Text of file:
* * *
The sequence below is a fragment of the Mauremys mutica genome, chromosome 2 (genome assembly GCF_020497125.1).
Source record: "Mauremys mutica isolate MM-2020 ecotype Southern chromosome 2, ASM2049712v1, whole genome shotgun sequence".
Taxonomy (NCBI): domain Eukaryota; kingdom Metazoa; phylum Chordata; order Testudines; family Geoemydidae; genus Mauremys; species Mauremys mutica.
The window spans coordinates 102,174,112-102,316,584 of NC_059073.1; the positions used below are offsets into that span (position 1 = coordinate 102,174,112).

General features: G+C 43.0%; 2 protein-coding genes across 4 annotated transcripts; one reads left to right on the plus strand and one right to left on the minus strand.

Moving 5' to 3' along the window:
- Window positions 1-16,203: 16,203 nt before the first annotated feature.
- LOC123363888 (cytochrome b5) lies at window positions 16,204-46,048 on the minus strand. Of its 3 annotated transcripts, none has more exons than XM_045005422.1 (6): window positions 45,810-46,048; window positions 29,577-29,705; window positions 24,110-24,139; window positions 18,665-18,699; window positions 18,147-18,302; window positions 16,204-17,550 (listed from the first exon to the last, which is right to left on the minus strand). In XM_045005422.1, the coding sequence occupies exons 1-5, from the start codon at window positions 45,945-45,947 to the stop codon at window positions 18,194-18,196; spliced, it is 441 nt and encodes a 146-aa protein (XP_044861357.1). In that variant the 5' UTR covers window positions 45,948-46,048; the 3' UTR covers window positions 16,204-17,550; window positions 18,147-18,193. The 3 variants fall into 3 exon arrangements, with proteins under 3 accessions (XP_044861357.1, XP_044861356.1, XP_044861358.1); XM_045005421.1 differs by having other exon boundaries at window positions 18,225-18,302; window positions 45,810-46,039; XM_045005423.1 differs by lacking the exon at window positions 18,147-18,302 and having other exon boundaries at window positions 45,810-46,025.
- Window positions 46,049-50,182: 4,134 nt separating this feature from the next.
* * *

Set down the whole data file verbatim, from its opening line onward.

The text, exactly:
The sequence below is a fragment of the Mauremys mutica genome, chromosome 2 (genome assembly GCF_020497125.1).
Source record: "Mauremys mutica isolate MM-2020 ecotype Southern chromosome 2, ASM2049712v1, whole genome shotgun sequence".
Taxonomy (NCBI): domain Eukaryota; kingdom Metazoa; phylum Chordata; order Testudines; family Geoemydidae; genus Mauremys; species Mauremys mutica.
The window spans coordinates 102,174,112-102,316,584 of NC_059073.1; the positions used below are offsets into that span (position 1 = coordinate 102,174,112).

General features: G+C 43.0%; 2 protein-coding genes across 4 annotated transcripts; one reads left to right on the plus strand and one right to left on the minus strand.

Moving 5' to 3' along the window:
- Window positions 1-16,203: 16,203 nt before the first annotated feature.
- LOC123363888 (cytochrome b5) lies at window positions 16,204-46,048 on the minus strand. Of its 3 annotated transcripts, none has more exons than XM_045005422.1 (6): window positions 45,810-46,048; window positions 29,577-29,705; window positions 24,110-24,139; window positions 18,665-18,699; window positions 18,147-18,302; window positions 16,204-17,550 (listed from the first exon to the last, which is right to left on the minus strand). In XM_045005422.1, the coding sequence occupies exons 1-5, from the start codon at window positions 45,945-45,947 to the stop codon at window positions 18,194-18,196; spliced, it is 441 nt and encodes a 146-aa protein (XP_044861357.1). In that variant the 5' UTR covers window positions 45,948-46,048; the 3' UTR covers window positions 16,204-17,550; window positions 18,147-18,193. The 3 variants fall into 3 exon arrangements, with proteins under 3 accessions (XP_044861357.1, XP_044861356.1, XP_044861358.1); XM_045005421.1 differs by having other exon boundaries at window positions 18,225-18,302; window positions 45,810-46,039; XM_045005423.1 differs by lacking the exon at window positions 18,147-18,302 and having other exon boundaries at window positions 45,810-46,025.
- Window positions 46,049-50,182: 4,134 nt separating this feature from the next.